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VIEWPOINT: Snow Removal & Insurance Issues for N.Y. Business Owners

By Steve Crobar

Date:

Winter in New York state brings picturesque snowscapes and the joy of seasonal festivities. However, for business owners, it also ushers in unique challenges that demand careful attention. Snow accumulation is not just an inconvenience; it can have far-reaching implications on safety and financial stability. 

In this comprehensive guide, we will explore the essential aspects of snow removal and insurance considerations for New York business owners, shedding light on navigating the winter season safely and protecting your business effectively.

The impact of snow accumulation

New York’s diverse geography means that the state experiences a wide range of winter weather conditions, from heavy snowfall in upstate regions to icy conditions in downstate urban areas. The consequences of snow accumulation can be significant for businesses:

• Financial implications: The cost of snow removal, potential property damage, and business disruptions can strain a company’s finances. Efficient snow-removal services can be a substantial operational expense.

• Safety concerns: Accumulated snow and ice pose a risk to both employees and customers. Slip-and-fall accidents can result in costly liability claims, impacting a business’s reputation and bottom line.

• Operational disruptions: Snow accumulation can disrupt daily operations, leading to decreased productivity, delayed deliveries, and potential customer dissatisfaction.

Legal obligations

Business owners in New York state have legal obligations regarding snow removal and sidewalk maintenance:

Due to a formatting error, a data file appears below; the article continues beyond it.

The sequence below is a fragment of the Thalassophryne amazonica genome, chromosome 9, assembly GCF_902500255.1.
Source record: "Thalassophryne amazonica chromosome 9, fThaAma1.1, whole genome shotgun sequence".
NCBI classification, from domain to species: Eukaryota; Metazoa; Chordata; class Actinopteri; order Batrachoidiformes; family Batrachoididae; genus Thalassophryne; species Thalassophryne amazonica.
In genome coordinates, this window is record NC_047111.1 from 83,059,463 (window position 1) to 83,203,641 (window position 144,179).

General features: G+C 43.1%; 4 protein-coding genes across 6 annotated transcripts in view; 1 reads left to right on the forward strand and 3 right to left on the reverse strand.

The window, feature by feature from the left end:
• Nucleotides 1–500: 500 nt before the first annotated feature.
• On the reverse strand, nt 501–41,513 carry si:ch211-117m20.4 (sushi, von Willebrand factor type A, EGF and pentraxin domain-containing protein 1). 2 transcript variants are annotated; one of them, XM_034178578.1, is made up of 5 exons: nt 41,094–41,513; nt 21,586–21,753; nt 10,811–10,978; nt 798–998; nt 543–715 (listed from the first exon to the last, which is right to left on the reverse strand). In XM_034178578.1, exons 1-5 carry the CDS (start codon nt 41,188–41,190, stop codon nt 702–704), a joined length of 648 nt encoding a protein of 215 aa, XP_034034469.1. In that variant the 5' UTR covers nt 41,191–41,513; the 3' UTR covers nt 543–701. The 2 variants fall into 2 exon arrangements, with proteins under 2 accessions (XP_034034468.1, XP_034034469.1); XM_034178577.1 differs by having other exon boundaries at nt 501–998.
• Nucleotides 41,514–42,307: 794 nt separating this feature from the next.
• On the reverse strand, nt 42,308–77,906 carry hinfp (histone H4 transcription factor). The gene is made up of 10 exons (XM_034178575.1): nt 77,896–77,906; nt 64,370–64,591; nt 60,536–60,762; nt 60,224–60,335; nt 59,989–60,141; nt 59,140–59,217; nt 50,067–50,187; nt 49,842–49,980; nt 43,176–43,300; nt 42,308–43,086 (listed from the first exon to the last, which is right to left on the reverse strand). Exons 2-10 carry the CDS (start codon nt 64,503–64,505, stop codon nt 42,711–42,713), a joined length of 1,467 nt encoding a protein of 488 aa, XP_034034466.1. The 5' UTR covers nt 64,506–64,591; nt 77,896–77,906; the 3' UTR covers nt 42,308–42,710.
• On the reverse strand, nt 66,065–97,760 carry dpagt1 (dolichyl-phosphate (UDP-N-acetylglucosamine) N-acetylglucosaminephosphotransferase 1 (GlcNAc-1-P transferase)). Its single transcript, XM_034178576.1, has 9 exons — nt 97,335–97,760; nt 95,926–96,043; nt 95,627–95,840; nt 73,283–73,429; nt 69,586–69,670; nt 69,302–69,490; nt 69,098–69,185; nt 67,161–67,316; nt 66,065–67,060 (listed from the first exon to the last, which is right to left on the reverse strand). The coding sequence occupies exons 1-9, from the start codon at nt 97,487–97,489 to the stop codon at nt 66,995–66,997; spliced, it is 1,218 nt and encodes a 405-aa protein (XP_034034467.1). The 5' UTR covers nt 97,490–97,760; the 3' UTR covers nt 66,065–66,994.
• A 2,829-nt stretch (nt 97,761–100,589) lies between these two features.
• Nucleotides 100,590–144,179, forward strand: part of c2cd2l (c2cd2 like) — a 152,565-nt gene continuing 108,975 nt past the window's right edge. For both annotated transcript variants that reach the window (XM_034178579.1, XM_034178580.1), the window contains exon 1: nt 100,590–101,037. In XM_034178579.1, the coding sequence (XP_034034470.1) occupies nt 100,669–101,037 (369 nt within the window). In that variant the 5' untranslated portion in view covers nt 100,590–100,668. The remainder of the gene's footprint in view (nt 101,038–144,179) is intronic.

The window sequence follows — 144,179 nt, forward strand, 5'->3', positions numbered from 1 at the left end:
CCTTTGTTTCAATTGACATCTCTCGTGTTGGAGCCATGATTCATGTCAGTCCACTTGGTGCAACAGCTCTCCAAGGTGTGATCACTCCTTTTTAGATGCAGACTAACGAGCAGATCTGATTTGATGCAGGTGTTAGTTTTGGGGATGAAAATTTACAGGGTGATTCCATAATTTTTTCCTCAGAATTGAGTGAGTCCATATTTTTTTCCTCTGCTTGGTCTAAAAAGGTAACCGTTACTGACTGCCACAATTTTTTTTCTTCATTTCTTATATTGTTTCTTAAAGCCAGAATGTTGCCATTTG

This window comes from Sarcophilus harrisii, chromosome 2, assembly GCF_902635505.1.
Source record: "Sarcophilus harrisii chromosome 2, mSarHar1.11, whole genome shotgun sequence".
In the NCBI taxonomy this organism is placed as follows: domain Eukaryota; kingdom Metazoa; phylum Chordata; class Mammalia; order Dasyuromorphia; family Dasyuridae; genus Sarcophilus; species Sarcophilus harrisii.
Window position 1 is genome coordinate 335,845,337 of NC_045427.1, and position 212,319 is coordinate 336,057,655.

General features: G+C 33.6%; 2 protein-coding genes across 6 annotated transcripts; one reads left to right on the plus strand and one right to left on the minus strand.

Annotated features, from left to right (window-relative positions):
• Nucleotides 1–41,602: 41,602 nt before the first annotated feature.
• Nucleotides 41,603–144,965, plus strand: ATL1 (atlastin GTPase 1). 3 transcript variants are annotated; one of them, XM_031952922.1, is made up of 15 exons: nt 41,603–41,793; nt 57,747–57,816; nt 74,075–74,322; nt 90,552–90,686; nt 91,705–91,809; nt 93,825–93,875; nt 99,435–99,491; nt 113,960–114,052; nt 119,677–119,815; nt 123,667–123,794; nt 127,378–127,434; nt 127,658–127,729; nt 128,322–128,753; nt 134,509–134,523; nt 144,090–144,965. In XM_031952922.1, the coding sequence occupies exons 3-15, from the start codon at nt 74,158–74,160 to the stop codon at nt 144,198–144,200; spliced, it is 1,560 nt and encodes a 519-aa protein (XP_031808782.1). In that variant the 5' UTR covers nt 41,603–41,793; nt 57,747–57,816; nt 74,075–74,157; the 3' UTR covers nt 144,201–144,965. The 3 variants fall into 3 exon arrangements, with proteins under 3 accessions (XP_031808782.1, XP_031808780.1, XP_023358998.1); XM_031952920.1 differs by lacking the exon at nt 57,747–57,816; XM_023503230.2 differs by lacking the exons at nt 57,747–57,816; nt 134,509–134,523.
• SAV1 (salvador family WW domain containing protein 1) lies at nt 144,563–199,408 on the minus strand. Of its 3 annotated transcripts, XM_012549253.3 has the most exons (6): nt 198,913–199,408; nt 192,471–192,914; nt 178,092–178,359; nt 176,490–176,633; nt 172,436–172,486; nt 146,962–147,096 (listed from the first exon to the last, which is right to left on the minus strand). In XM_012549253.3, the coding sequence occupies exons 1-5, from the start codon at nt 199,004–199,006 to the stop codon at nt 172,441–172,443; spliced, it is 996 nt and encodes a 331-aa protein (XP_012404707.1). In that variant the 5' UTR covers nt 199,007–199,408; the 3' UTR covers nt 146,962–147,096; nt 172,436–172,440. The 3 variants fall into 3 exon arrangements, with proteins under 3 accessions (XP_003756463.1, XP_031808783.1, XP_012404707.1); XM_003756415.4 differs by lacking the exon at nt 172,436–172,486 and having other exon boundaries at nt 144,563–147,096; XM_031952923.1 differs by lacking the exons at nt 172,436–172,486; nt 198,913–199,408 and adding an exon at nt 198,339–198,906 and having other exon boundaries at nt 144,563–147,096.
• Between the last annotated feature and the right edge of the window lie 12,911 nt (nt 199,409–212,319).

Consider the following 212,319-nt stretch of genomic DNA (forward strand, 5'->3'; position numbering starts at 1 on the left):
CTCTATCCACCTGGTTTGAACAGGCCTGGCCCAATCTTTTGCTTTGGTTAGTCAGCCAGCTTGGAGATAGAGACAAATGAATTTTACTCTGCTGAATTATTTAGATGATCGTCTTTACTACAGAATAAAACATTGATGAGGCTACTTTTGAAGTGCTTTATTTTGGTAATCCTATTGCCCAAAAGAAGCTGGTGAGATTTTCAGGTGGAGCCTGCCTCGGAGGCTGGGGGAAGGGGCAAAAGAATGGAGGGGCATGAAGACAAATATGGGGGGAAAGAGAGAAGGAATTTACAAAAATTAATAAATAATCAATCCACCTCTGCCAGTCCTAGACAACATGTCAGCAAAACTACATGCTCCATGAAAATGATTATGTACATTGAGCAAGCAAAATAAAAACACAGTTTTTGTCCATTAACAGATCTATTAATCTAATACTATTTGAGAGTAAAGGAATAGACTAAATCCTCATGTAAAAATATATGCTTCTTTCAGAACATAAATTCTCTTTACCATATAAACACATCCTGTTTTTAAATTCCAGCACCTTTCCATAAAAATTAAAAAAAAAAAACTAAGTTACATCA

• Local regulations: Many municipalities have ordinances that require property owners to clear sidewalks and parking lots within a specific timeframe after snowfall. Failure to comply with these regulations can result in fines.

• Liability: Business owners are responsible for maintaining safe premises. Negligence in snow removal can lead to liability claims if someone is injured on their property due to hazardous conditions.

• Contractual obligations: Lease agreements or contracts with tenants may outline specific responsibilities for snow removal. Business owners must adhere to these agreements to avoid legal disputes.

Insurance coverage

To safeguard your business from the financial repercussions of snow-related incidents, it’s crucial to understand your insurance-coverage options:

• Commercial general liability (CGL) insurance: CGL insurance typically covers bodily injury and property damage claims resulting from slip-and-fall accidents on your premises. However, it’s essential to review your policy to ensure it provides adequate coverage.

• Commercial-property insurance: This coverage can help repair or replace your building and its contents if they are damaged due to snow-related incidents like roof collapses or burst pipes.

• Business-interruption insurance: Business-interruption insurance can provide financial support if your business is temporarily unable to operate due to snow-related damage or closures.

• Workers’-compensation insurance: If employees are injured while performing snow-removal duties, workers’-compensation insurance can cover their medical expenses and lost wages.

Risk-mitigation strategies

To minimize the impact of snow accumulation on your business, consider the following risk-mitigation strategies:

• Proactive snow removal: Develop a snow-removal plan that outlines responsibilities, timelines, and procedures for snow removal and de-icing. Engage professional snow-removal services to ensure thorough and timely clearing of your property.

• Regular maintenance: Perform routine maintenance on your property, such as roof inspections to prevent snow accumulation and maintain heating systems to prevent frozen pipes.

• Documentation: Maintain records of your snow-removal efforts, including dates, times, and services performed. This documentation can be valuable in case of liability claims.

• Employee training: Educate your employees on snow-safety procedures and provide them with the necessary equipment to navigate icy surfaces safely.

Conclusion

Snow accumulation is an inevitable part of the winter season in New York state, but with careful planning and proactive measures, business owners can mitigate the associated risks and protect their assets. Understanding your legal obligations and insurance coverage is crucial, and a well-executed snow-removal plan can help ensure the safety of your employees and customers while maintaining the continuity of your operations.      


Steve Crobar is director of marketing at Security Mutual Insurance Co.